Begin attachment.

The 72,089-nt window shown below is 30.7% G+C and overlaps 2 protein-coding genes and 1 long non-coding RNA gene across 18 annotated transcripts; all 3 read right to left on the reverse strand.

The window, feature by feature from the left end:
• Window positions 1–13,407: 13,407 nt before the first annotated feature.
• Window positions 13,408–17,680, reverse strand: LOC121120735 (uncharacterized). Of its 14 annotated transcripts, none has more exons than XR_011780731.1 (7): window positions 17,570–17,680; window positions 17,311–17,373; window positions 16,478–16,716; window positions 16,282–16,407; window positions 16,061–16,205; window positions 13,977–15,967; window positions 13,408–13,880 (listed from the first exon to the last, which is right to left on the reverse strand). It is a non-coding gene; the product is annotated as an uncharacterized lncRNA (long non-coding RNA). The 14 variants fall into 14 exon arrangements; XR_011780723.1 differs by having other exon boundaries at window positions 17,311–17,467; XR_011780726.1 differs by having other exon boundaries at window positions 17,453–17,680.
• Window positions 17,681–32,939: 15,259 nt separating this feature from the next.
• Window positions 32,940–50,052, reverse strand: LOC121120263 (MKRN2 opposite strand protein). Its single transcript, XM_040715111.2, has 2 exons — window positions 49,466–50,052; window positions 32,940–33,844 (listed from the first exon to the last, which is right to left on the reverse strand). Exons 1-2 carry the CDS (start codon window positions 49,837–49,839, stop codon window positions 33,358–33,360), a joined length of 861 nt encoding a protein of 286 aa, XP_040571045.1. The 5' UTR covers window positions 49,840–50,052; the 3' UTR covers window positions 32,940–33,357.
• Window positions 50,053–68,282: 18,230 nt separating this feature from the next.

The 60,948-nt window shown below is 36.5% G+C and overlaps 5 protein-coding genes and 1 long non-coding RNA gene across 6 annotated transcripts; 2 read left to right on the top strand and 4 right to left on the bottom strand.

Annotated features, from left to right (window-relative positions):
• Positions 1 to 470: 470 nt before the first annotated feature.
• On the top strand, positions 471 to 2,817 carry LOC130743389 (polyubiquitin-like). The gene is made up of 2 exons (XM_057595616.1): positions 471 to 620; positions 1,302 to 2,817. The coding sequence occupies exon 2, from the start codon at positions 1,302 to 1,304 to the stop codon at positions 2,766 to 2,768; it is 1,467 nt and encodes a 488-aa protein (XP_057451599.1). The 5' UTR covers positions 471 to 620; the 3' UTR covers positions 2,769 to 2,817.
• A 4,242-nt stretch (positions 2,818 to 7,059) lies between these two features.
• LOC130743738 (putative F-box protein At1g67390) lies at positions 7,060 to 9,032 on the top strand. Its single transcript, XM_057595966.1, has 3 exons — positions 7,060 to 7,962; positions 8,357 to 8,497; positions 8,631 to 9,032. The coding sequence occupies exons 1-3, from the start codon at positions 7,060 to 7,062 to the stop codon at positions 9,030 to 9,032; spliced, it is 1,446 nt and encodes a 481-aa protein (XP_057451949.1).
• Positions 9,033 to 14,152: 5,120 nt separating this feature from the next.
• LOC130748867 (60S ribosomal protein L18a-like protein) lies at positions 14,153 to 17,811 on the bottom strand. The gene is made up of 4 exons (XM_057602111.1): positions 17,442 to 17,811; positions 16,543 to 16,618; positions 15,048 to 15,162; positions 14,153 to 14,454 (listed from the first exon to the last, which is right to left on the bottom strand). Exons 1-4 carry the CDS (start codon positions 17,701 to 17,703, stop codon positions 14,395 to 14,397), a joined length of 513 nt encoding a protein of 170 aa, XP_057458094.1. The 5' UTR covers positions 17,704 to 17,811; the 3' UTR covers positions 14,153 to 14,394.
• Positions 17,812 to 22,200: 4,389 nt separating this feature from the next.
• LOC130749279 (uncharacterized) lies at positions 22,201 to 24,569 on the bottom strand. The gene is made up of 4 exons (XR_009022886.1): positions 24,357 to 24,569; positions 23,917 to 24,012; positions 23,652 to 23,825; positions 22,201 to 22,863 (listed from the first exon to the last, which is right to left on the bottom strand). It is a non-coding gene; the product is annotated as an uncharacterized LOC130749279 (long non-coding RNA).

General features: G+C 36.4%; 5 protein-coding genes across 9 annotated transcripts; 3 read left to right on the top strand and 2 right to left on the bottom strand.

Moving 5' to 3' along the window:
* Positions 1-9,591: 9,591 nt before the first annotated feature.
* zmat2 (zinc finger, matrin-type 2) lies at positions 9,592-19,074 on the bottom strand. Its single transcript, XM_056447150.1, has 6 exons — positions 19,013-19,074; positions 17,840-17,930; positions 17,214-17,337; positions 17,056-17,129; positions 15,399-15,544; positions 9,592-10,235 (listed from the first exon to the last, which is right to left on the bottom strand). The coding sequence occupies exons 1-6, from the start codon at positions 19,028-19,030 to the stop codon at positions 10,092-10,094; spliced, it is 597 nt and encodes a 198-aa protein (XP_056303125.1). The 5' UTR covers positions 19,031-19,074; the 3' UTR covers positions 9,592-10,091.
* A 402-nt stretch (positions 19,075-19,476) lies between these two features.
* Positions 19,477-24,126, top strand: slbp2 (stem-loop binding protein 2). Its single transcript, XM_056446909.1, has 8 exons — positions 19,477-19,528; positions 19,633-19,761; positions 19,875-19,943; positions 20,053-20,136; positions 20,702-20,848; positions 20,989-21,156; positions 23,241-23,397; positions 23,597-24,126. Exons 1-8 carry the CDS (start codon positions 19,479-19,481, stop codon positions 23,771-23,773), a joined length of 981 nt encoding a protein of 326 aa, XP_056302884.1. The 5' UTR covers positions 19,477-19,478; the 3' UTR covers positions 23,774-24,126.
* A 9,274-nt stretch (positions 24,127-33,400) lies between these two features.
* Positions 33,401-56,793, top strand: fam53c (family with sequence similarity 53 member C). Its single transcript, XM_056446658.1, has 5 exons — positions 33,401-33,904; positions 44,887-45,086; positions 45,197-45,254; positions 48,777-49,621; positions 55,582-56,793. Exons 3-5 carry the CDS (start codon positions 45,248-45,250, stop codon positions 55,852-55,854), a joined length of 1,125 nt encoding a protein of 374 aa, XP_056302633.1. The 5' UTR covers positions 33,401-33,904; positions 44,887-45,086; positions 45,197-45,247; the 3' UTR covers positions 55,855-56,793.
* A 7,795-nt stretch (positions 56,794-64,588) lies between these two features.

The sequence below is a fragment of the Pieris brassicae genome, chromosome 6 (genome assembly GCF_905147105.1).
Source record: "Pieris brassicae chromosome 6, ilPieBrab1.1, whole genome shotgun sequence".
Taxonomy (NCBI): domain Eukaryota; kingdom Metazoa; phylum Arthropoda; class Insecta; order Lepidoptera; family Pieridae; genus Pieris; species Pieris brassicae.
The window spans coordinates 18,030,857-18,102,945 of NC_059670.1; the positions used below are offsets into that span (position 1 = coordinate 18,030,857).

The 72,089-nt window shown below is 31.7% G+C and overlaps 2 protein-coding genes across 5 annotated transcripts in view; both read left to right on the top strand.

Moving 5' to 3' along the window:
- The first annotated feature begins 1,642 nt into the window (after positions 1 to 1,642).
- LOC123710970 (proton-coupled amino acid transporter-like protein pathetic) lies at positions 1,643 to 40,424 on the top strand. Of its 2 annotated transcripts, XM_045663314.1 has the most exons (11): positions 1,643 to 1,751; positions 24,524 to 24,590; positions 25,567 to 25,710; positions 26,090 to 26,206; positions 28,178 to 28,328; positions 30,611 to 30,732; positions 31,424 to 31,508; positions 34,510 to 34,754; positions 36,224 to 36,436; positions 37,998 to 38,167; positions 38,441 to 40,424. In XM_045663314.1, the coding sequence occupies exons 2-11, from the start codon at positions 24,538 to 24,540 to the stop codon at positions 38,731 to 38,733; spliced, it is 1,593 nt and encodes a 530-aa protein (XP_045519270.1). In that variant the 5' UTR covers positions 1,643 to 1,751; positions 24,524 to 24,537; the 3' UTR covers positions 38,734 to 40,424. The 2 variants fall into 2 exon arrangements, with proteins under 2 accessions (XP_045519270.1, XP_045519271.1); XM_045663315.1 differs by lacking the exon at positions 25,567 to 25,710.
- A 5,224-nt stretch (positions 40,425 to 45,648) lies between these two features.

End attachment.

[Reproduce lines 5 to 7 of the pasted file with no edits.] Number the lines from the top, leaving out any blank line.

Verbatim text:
• Window positions 17,681–32,939: 15,259 nt separating this feature from the next.
• Window positions 32,940–50,052, reverse strand: LOC121120263 (MKRN2 opposite strand protein). Its single transcript, XM_040715111.2, has 2 exons — window positions 49,466–50,052; window positions 32,940–33,844 (listed from the first exon to the last, which is right to left on the reverse strand). Exons 1-2 carry the CDS (start codon window positions 49,837–49,839, stop codon window positions 33,358–33,360), a joined length of 861 nt encoding a protein of 286 aa, XP_040571045.1. The 5' UTR covers window positions 49,840–50,052; the 3' UTR covers window positions 32,940–33,357.
• Window positions 50,053–68,282: 18,230 nt separating this feature from the next.